Compared to HCP in which the study site explains a relevant part of the variance in the attitudes, the patients’ attitudes were more homogeneous. Patients in Zurich and Muensingen had more negative attitudes compared to HCP or NOK and thus, had more similar attitudes with patients in Monthey. In the least approved measures (net bed, mechanical restraint and IM medication) no significant differences were found between the study sites. For seclusion we found significantly less agreement in Monthey compared to Zurich. This finding goes in line with another study showing that on wards where more seclusion was used, the patients’ agreement with this measure was higher compared to wards where less seclusion was used . Nevertheless, patients who experienced seclusion described feelings of humiliation or of being punished, and a lack of information why they had been secluded [35, 36]. Also one study found that seclusion accounted for 46% of the explained variance of perceived coercion .
Compared to the other two study sites, patients (and HCP) in Monthey agreed significantly higher with IM medication. This may be caused by the fact that in Zurich and Muensingen the application of coercive medication is mostly associated with a lower accepted coercive measure (e.g. seclusion or restraint). In contrast, in Monthey only physical restraint (in our study higher agreement compared to seclusion and restraint) can be applied in combination with coercive medication.
Our results reveal the complexity in which the usage of coercive measures is embedded. It is important to gain a more comprehensive understanding on characteristics of coercive situations and their effect on the perception of coercion in patients. In this context the most important finding of this study seems to be that the differences in the attitudes are more pronounced in HCP and contribute for up to 50% of the variance in the HCP’s attitudes. The smaller differences in patients suggest a more homogenous view in this group. Patients might be not that much influenced by clinic traditions and policies.
We found that patients, independent of the study site, showed the least approval for the net bed and mechanical restraint. In Zurich and Muensingen these measures were followed by IM medication and then seclusion whereas in Monthey seclusion was followed by IM medication. Although the patient group is more homogenous it is not possible to define one coercive measure which is “most approved” by patients in general. Personal experience seems to have an impact on the attitudes towards these measures. It should be the aim of further studies to assess to what extend personal experiences but also specific traditions and policies of a clinic influence the patients’ attitudes towards specific measures. These aspects should be taken into account when the decision for or against a specific measure is made. The usage of coercion is dilemmatic in many aspects and there is not one right and especially no generalizable answer to meet this dilemma. We therefore draw differing conclusions compared to a previous study  and state that, for the individual patient it is relevant which of the diverse containment and especially of the coercive measures is exerted. In the decision-making process which containment measure to use it is important to bear in mind that as a HCP of a specific clinic one might be influenced by its clinic traditions and policies. Whereas, in patients these aspects have less influence and individual experiences and attitudes seem to be more important. Thus, the patient should be included in the decision which measure is used whenever this is possible. In acute and maybe endangering situations an expedient negotiation with the patient is sometimes unfeasible. Meeting these problems, advance directives were shown to be successful . If a coercive measure has to be used, information about the following steps and the patients ‘rights should be provided by the HCP and the autonomy of the patient should be maintained whenever possible (e.g. allowing visits of NOK, phone calls or mails) . A specific debriefing session with the patient has also proven to be successful to reduce traumatic experiences [1, 41]. This therapeutic strategy may help affected patients to frame the measure in the context of a treatment which aims to encourage their personal recovery. Coercion was shown to reduce the treatment satisfaction. Therefore, efforts should be made to strengthen the therapeutic relationship if it comes to its usage .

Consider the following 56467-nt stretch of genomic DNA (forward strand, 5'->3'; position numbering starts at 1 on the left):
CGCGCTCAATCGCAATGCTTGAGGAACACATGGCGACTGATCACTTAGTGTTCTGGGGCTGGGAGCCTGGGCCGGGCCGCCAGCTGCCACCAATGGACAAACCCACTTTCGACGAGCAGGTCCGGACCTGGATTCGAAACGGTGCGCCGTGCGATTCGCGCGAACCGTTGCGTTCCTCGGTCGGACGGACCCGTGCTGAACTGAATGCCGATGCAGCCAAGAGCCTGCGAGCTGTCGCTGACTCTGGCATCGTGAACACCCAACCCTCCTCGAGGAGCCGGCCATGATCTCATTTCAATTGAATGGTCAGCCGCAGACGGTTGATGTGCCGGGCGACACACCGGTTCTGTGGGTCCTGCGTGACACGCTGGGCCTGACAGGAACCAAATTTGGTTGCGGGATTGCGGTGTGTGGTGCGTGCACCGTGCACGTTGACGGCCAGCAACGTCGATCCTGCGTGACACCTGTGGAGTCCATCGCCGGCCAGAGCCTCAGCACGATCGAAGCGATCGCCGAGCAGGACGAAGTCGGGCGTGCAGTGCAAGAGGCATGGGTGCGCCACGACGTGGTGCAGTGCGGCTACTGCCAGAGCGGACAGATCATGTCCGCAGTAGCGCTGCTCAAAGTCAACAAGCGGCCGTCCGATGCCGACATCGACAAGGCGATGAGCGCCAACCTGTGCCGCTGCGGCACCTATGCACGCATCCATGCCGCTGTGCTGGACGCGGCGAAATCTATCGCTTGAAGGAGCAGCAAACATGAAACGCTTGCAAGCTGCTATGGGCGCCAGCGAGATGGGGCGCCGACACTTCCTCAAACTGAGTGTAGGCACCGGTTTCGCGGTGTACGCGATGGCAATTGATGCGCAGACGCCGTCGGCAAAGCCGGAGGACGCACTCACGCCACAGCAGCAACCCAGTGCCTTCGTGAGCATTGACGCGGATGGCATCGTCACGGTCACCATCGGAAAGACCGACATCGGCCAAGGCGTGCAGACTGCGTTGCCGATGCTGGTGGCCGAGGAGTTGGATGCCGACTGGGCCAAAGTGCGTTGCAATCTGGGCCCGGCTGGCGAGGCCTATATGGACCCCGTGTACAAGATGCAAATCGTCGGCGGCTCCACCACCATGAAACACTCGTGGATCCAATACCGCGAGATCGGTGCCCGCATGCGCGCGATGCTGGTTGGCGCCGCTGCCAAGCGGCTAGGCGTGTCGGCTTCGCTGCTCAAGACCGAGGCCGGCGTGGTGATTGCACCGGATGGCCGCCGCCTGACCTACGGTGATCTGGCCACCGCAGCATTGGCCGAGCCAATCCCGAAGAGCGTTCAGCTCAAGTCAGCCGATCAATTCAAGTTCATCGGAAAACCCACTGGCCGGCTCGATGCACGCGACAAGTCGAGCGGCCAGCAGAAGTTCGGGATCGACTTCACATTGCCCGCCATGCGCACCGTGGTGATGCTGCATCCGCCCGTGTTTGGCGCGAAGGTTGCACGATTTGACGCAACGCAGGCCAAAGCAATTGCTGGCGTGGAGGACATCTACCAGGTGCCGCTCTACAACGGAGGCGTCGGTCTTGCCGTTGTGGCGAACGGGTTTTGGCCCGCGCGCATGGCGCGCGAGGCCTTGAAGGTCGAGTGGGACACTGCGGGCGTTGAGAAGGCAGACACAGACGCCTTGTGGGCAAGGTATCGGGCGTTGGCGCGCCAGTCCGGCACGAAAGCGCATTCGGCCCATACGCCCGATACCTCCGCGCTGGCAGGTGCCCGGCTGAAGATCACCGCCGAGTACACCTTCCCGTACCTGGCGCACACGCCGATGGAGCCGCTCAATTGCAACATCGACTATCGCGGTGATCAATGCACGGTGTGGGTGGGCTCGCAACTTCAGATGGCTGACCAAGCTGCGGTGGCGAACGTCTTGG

The participation in this study was voluntary and only a small part of those patients who were treated during the study period participated in the study. Unfortunately, it is not clear how many patients refused to participate. The study design did not allow for a structured comparison of those patients who were invited and those who participated/refused. Furthermore, the assessment of the NOK was anonymized, and our data do not allow for a comparison of those NOK who participated/refused. Thus, the results might be biased in patients and their NOK. The response rate of HCP differed between the study sites with a high response rate in Monthey, followed by Muensingen and the lowest response rate in Zurich. Participants were sufficiently motivated to complete the voluntary survey, and as a result, individuals with strong views regarding containment measures were probably over-sampled. A refusal to participate in the study could have been caused by the patients’ or their NOK’s disapproval with the treatment. We did not assess factors like symptom severity and thus were not able to correct for these possible influencing factors. Of all participating patients, 21% were involuntarily hospitalized which is comparable to the total rates of involuntary hospitalization at the three study sites in general. Also, the patients did not differ in the distribution of their diagnoses from the whole sample treated at the study sites. The distribution of the different professions (mental health nurses, psychiatrists and psychologists) who completed the questionnaire is comparable to the distribution on the different wards included in the study. As a consequence, we can assume that, despite of the limitations, the participants might be representative for the whole sample at the three study sites.